America’s new pastime: Police reform

Voters approved all police reform measures on the Nov. 3 ballot. Those initiatives and other reforms show a nation coming together for a just and compassionate society.

AP
Seattle's interim police chief, Adrian Diaz, alongside Mayor Jenny Durkan, announces police reforms Sept. 2.

When a society turns to finger-pointing, which seems to be a pastime in America these days, the rush to blame can obscure progress. Partisan battles over the pandemic, protests over racial injustice, and contested election results portray, to one point of view, a house divided.

Yet plenty of evidence exists that American society is striving to be more democratic and compassionate. The most obvious example is the diligent effort by local officials and countless volunteers to ensure an orderly, fair, and transparent election. A less apparent but no less significant example is the momentum to reform police departments in order to prevent unjust killings like that of George Floyd last May.

Ten cities and four counties put 20 police reform measures on the Nov. 3 ballot across eight states. Voters approved all of them. Those initiatives are by no means a complete list of the reforms underway. Local governing councils across the country are taking steps without direct voter initiative.

These efforts include both new and old ideas. In Los Angeles County, Measure J will divert at least 10% of the county’s general fund to “community development” and to alternatives to incarceration. In San Francisco, Proposition E will remove mandatory levels for police staffing from the city charter. Other measures around the United States require dash and body cameras for police, ban chokeholds, and rule out “no knock” warrants.

The most popular reform involves closer citizen review of police policies and actions through advisory commissions. Such scrutiny is supported by President-elect Joe Biden. Such commissions are not new. There are more than 150 nationwide. Many serve as a check on the political power of police unions that often lead to the protection of errant officers. There is a growing consensus to make the commissions stronger and more diverse.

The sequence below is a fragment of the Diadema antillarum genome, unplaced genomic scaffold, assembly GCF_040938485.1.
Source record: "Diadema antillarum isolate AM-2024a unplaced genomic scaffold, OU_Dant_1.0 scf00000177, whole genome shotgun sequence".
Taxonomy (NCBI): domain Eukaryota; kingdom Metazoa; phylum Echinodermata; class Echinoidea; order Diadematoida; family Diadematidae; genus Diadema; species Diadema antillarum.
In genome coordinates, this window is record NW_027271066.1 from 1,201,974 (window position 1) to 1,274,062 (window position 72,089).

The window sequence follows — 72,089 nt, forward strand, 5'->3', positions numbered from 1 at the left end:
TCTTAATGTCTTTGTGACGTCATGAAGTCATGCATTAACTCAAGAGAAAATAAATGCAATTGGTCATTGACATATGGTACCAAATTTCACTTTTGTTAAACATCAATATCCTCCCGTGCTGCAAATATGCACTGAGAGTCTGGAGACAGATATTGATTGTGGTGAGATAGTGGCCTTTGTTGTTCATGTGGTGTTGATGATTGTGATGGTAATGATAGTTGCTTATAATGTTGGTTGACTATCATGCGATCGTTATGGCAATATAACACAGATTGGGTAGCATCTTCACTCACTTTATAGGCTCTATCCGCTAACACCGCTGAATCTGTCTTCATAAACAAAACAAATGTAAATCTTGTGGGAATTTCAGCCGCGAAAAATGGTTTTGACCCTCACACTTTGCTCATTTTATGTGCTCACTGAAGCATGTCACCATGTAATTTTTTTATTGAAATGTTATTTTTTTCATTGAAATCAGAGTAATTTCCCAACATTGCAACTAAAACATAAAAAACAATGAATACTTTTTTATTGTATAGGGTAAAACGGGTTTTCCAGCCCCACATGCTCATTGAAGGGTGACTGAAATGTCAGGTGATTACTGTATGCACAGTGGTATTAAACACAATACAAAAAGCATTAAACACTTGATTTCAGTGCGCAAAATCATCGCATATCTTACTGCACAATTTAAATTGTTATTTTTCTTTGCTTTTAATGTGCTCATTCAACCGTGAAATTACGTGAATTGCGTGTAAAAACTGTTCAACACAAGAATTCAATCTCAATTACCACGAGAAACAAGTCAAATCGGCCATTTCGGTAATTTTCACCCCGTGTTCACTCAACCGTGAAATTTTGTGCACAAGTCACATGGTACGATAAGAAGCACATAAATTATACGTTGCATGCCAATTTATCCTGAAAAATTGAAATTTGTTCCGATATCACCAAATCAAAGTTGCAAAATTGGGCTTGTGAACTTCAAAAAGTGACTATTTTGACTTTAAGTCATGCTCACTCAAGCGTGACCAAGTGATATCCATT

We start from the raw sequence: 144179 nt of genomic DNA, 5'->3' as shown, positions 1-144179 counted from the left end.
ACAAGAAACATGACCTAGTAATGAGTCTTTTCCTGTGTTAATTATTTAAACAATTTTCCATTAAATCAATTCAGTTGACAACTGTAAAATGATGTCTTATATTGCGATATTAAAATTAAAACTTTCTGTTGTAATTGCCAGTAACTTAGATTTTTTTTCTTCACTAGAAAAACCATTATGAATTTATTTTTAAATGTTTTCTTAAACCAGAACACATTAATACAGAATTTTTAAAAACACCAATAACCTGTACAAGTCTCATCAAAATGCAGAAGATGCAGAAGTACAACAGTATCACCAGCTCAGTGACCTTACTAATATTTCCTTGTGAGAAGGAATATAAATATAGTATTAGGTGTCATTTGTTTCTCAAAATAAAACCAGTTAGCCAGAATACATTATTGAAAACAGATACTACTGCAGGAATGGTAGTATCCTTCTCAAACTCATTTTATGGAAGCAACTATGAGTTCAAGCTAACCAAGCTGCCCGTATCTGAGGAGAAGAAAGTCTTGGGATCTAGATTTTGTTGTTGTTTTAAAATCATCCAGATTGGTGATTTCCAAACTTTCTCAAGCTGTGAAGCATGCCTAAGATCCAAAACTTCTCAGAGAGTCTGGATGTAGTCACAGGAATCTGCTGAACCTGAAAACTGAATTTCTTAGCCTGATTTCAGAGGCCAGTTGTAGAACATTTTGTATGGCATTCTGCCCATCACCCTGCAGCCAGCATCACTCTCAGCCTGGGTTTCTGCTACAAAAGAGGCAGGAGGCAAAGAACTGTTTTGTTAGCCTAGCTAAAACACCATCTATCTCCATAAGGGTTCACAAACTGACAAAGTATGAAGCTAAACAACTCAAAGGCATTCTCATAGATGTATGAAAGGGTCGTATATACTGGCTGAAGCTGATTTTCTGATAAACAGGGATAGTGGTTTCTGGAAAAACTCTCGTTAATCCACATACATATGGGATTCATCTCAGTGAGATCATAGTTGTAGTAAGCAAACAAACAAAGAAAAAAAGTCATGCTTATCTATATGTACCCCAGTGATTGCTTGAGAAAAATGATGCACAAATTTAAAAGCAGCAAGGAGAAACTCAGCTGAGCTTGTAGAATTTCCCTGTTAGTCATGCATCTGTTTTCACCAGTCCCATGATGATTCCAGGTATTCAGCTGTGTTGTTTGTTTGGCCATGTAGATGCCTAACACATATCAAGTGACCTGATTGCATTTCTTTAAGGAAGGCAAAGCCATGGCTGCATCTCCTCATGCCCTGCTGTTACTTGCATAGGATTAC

Polls show a majority of Americans seek to strengthen rather than “defund” police departments. “For me, it’s about the kind of world we want to leave behind and how policing would look 10 or 20 years from now,” the Rev. Mark Kelly Tyler, a co-director of Power Interfaith in Philadelphia, told Vox News.

His colleague, Bishop Dwayne Royster, is more succinct. “I think the community wants healing,” he told the Los Angeles Times.

The recent videos of fatal encounters between police and civilians have stirred action to reduce an experience far too common for Black citizens. A new space has opened to understand and address the way America’s racial history has shaped policing. Yet just as important is what police face on the streets. In the two weeks since the election, there have been more than 2,500 incidents of violence involving guns, according to the Gun Violence Archive. Of those, 22 resulted in four or more individuals being shot – the definition of a mass shooting. Gun sales have surged over the past year. Just since the election, 15 officers have been shot or killed in the line of duty.

From the streets to the ballot box to city hall, this year has brought overdue scrutiny to American law enforcement. Debates over how officers conduct themselves on the beat should ripen into new partnerships between citizens and police. Demonizing the police is no more productive than demonizing the protesters of police brutality. Reimagining the nature of policing in a just and compassionate society is a project all Americans can serve and protect.  

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